Kvitova said she felt nervous against Sasnovich on Tuesday at Wimbledon. She clearly lost steam in the third set. Nerves certainly played a role in this loss, but to think that the presence of nerves had nothing to do with the warm weather (roughly 80 degrees for the high in Wimbledon on Tuesday, with no shade to be found on court) is not a realistic conclusion. The presence of a relentless sun surely made it harder for Kvitova to relish the prospect of long rallies, which very centrally played into the workings of the match. When Sasnovich was able to retrieve the Kvitova serve and engage the two-time Wimbledon champion in long rallies, she fared well. When Kvitova was able to get an unreturned serve or elicit a short ball she could swat away for a quick winner, she excelled, generally in the second set.

2018 Wimbledon Championships - 3 Jul
Image – Jimmie 48

An indicator of why — and how — “longer was better” for Sasnovich? The first eight games of the match, on grass, were played in 49 minutes. That’s roughly six minutes per game, a very high average in duration of time for grass. Kvitova, despite winning the second set and playing the kind of tennis she needed to win, didn’t have enough “Petra Petrol” to finish the job.

The conditions might not deserve to be viewed as the number one reason one player won and the other lost, but they certainly played a noticeable role in shaping the outcome.

It was one thing when Kvitova lost to Jelena Jankovic under a hot sun in 2015 at Wimbledon. She was defending champion, a reality which carries pressure and baggage regardless of the weather conditions. However, when Kvitova lost in sunshine to Madison Brengle last year at Wimbledon, it became a lot harder to think that Kvitova would solve the Wimbledon puzzle unless the weather cooperated with her.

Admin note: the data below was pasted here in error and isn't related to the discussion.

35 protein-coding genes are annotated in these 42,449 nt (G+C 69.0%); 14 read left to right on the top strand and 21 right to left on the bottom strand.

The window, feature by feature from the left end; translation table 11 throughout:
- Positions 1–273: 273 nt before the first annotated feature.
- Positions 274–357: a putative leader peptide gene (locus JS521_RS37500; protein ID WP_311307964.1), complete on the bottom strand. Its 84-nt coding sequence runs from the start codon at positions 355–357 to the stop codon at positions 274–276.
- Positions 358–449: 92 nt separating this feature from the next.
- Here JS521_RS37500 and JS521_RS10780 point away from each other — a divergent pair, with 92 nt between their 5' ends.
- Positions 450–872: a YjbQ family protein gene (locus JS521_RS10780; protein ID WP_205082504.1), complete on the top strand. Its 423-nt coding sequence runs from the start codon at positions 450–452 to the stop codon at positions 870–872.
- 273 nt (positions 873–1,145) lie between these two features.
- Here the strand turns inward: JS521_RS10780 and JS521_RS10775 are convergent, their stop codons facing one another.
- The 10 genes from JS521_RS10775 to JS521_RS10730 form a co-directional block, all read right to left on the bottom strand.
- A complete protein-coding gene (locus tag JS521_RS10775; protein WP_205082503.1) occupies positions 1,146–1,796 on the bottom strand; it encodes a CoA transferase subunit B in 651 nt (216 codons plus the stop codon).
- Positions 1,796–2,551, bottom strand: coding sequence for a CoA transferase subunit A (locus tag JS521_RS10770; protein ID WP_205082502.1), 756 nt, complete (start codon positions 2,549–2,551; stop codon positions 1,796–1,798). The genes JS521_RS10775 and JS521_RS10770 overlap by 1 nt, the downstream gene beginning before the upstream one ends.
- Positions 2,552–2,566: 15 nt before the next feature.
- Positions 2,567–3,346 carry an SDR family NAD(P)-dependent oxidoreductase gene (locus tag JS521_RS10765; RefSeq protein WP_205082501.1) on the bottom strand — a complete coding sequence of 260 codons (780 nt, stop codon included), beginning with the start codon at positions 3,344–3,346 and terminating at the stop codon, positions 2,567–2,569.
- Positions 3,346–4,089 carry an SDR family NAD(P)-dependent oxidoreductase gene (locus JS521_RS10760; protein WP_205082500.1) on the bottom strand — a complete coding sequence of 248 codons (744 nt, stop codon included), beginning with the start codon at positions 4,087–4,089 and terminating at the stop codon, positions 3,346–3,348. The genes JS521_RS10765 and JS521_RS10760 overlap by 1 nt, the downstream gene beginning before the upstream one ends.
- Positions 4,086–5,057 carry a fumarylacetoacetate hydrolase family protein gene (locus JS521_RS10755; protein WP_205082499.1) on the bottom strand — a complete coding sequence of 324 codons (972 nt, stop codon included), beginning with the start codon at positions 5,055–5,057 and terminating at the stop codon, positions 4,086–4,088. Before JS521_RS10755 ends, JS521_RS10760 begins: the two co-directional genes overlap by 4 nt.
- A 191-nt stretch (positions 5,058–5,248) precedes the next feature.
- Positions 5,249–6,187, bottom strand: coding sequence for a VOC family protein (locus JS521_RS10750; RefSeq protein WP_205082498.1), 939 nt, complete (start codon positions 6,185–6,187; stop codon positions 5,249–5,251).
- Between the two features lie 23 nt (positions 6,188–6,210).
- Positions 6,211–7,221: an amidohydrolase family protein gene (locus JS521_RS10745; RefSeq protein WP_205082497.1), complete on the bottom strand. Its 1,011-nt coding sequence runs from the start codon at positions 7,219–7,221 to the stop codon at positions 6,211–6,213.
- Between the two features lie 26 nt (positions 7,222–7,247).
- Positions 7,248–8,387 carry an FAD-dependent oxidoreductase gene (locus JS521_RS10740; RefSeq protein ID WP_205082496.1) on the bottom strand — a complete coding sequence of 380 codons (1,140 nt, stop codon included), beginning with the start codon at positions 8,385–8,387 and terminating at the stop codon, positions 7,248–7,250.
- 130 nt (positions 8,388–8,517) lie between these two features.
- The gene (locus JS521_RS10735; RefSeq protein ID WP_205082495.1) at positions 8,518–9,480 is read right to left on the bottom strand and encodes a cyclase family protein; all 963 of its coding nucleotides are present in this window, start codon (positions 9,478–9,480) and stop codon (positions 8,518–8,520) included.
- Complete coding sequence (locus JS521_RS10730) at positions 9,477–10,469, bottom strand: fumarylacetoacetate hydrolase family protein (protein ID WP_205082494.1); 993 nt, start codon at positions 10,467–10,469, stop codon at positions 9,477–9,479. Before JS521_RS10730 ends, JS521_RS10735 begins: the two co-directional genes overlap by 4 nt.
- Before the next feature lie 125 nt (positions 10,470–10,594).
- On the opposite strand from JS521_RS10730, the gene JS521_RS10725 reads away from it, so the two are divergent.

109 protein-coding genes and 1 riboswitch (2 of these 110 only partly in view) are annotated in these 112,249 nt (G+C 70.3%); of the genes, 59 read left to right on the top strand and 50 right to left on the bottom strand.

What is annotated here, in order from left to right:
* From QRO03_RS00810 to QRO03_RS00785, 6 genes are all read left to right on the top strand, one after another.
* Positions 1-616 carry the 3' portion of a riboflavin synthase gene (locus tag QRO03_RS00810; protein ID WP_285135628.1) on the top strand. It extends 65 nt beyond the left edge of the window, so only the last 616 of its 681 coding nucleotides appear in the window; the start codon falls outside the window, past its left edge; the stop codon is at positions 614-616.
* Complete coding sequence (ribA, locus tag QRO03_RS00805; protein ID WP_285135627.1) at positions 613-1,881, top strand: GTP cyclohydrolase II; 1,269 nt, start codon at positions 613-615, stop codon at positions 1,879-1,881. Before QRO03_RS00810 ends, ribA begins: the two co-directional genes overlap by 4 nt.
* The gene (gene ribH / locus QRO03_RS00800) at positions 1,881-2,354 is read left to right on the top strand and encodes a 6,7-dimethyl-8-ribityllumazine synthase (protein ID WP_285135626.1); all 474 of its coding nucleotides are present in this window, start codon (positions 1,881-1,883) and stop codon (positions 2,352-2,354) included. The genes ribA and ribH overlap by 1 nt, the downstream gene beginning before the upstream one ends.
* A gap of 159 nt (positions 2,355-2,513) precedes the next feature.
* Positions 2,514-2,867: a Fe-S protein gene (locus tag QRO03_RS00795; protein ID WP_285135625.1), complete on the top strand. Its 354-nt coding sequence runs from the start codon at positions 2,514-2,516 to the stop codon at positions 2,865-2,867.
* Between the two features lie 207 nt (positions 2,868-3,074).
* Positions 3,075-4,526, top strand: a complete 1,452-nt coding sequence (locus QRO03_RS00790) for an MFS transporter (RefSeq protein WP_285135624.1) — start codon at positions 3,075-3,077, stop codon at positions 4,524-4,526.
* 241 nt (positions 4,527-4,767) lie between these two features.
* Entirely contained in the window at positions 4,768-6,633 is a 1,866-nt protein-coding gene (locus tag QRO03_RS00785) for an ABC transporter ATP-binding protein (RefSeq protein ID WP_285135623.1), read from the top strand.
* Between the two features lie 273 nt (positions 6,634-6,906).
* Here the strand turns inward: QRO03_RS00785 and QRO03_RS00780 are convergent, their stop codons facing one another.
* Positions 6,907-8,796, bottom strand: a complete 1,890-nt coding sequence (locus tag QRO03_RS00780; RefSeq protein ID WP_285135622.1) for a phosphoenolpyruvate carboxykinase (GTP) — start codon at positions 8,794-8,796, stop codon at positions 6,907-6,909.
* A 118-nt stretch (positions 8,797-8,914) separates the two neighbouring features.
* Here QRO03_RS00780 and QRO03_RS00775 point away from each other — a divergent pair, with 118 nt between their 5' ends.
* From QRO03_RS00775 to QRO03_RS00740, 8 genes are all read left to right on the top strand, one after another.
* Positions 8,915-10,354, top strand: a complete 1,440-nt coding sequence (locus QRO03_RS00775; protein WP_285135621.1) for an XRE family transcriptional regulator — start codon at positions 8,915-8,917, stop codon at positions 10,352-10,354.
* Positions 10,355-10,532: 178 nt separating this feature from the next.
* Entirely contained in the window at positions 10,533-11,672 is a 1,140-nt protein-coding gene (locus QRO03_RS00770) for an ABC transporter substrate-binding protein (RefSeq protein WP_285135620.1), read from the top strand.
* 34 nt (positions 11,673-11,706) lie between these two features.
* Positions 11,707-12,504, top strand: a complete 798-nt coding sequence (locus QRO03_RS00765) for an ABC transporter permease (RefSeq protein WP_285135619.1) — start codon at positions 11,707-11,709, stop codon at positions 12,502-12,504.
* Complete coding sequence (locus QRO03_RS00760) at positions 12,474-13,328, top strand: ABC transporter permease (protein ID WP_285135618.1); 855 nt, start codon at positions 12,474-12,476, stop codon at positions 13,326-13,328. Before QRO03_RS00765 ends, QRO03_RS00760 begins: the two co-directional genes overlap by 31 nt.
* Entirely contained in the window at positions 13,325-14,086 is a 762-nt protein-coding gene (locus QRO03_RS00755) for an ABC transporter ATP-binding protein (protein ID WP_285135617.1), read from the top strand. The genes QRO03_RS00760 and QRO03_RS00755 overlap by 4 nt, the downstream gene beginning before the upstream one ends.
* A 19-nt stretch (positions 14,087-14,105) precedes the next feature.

The reality of the situation for Petra Kvitova — who has nothing to prove to anyone in tennis except herself, and who should never have to deal with any nonsense about a “bad loss” — is that in order to win Wimbledon, she needs cloudy and mild conditions. Maybe one of these years she will get that.

In the Madrid final against Kiki Bertens, Kvitova battled for two hours and 52 minutes to win a prolonged battle in cool and comfortable nighttime conditions. She played that tournament one day after winning in Prague, which featured very mild conditions. The extent to which Kvitova was able to battle through Prague and Madrid, and similarly in the Middle East this past February, shows how well she can fight in non-summer tournaments with comparatively mild weather. That very capacity to fight for a very long time in comfortable weather also shows, unfortunately yet undeniably, that the same capacity is harder for Kvitova to demonstrate and (importantly) sustain in hotter weather.

It might not be a fact in an impossible-to-disprove “2 plus 2 equals 4” sense, but it’s a line of analysis which can’t easily be wished away or ignored.

Maybe one day, the sun will shine yet again on Petra Kvitova at Wimbledon… figuratively, not literally.